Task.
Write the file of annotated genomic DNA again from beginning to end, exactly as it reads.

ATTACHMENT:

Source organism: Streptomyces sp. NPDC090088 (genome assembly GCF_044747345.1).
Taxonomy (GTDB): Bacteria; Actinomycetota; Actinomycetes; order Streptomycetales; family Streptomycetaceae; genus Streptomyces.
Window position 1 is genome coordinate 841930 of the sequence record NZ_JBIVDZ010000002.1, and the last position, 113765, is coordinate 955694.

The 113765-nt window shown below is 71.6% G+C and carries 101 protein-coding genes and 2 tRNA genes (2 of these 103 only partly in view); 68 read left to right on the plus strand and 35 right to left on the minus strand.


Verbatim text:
Source organism: Streptomyces sp. NPDC090088 (genome assembly GCF_044747345.1).
Taxonomy (GTDB): Bacteria; Actinomycetota; Actinomycetes; order Streptomycetales; family Streptomycetaceae; genus Streptomyces.
Window position 1 is genome coordinate 841930 of the sequence record NZ_JBIVDZ010000002.1, and the last position, 113765, is coordinate 955694.

The 113765-nt window shown below is 71.6% G+C and carries 101 protein-coding genes and 2 tRNA genes (2 of these 103 only partly in view); 68 read left to right on the plus strand and 35 right to left on the minus strand.